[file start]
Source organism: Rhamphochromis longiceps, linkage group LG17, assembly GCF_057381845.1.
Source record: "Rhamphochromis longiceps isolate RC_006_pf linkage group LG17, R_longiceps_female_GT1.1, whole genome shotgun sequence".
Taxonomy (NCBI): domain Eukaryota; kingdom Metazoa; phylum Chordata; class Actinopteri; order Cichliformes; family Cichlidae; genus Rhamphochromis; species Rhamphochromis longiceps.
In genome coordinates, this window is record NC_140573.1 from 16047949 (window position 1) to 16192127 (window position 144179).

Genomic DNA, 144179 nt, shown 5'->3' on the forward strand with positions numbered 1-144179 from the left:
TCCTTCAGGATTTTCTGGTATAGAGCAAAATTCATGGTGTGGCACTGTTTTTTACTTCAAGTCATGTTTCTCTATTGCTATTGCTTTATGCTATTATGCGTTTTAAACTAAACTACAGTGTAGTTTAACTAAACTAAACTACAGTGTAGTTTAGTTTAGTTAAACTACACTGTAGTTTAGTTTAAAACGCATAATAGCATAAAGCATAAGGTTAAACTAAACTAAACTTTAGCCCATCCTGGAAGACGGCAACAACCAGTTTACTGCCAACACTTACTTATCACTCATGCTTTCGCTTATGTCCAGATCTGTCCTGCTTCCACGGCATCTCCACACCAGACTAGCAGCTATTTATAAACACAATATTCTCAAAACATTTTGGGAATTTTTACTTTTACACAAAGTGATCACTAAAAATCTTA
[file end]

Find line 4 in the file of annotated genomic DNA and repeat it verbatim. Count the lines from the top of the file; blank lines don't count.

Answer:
In genome coordinates, this window is record NC_140573.1 from 16047949 (window position 1) to 16192127 (window position 144179).